In the mid 1600’s, Philadelphia, Pennsylvania was a busting port for enslaved Africans. The city was also a place where the abolition movement saw its beginnings. The first document drafted in support of giving enslaved Africans their freedom was created in 1688 by four German Quakers, in the Germantown section of Philadelphia. Although the document was not supported at its time of presentation, meetings in support of the movement continued throughout the city, and the region. By the 1700’s, more documents were drafted and newsletters in support of abolition were publicly printed and published across the nation.
Anthony Benezet, a French abolitionist, migrated to Philadelphia with his family in 1731, when he was thirteen and became a Quaker. By 1739, Benezet was a schoolteacher in Germantown and a strong opponent of slavery. He set up an evening class for enslaved children in his home, and established the first public school for girls in America, and the Negro School at Philadelphia in 1773. Benezet used his own money to publish anti-slavery tracts and pamphlets, and was a well-known activist, along with Englishmen John Woolman, Granville Sharp and John Wesley, who corresponded with Benezet and distributed his publications throughout England.
On April 14, 1775, Benezet called 24 local leaders to the Rising Sun Tavern in Philadelphia. The purpose of the meeting was to form an organization that would focus on intervention and litigation, on behalf of Blacks and Indians, who were legally enslaved under existing laws, or claimed to be enslaved illegally. This was the first meeting of the Society for the Relief of Free Negroes Unlawfully Held in Bondage. Seventeen of the men were Quakers, members of the Religious Society of Friends. The Society held four meetings before it disbanded.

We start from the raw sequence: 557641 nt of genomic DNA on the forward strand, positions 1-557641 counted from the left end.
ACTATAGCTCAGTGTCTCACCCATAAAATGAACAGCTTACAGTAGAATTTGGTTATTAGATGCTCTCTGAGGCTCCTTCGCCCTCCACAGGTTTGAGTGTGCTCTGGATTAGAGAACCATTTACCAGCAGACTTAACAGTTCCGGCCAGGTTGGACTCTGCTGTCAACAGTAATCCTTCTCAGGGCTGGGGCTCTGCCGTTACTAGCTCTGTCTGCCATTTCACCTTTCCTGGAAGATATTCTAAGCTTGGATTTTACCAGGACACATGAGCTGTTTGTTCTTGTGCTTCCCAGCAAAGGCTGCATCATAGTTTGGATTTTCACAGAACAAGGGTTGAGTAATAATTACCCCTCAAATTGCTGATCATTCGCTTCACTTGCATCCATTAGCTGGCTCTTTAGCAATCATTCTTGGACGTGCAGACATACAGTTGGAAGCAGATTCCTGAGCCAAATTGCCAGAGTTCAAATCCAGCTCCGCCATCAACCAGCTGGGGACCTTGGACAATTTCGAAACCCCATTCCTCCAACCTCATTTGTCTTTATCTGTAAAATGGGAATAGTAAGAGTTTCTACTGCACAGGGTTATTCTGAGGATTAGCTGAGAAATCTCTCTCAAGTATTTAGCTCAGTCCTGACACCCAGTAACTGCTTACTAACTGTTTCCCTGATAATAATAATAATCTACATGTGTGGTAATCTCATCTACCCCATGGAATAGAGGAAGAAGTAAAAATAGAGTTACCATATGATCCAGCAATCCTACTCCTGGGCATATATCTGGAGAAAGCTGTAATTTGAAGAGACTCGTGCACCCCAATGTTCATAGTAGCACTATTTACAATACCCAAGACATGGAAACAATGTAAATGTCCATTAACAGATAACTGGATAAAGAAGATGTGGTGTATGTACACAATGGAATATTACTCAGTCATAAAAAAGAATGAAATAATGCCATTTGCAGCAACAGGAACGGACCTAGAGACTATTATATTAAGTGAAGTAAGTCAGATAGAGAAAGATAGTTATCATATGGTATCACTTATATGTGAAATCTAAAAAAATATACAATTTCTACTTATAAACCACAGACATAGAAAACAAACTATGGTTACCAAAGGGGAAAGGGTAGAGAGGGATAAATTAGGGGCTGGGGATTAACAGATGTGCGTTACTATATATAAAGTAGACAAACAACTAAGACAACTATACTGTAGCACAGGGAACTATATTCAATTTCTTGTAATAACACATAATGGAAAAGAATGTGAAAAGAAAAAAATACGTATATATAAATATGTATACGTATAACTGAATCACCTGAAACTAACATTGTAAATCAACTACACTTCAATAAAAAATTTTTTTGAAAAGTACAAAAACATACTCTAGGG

In 1784, 18 men from Philadelphia reorganized the group as the Pennsylvania Society for Promoting the Abolition of Slavery, and was more commonly referred to as the Pennsylvania Abolition Society (PAS). The group grew to 82 members in two years, and inspired other cities to establish branches of their own. Both Benjamin Rush and Benjamin Franklin, signers of The Declaration of Independence, joined the Society and assisted in writing a new constitution for the organization. In 1788, PAS successfully petitioned the Pennsylvania legislature to amend the gradual abolition act of 1780 and in 1790 a petition to the U. S Congress resulted in the ban of slavery____ where?
Abolitionist Robert Purvis was admitted as the societies first black member in 1842. The Society has undergone several internal changes, but continues to exist today as the oldest abolition society in the United States. The Pennsylvania Abolition Society is now dedicated to the cause of combating racism. In 1984, a Pennsylvania State Historical Marker was placed on the corner of the original site of the building, Front Street, below Chestnut Street.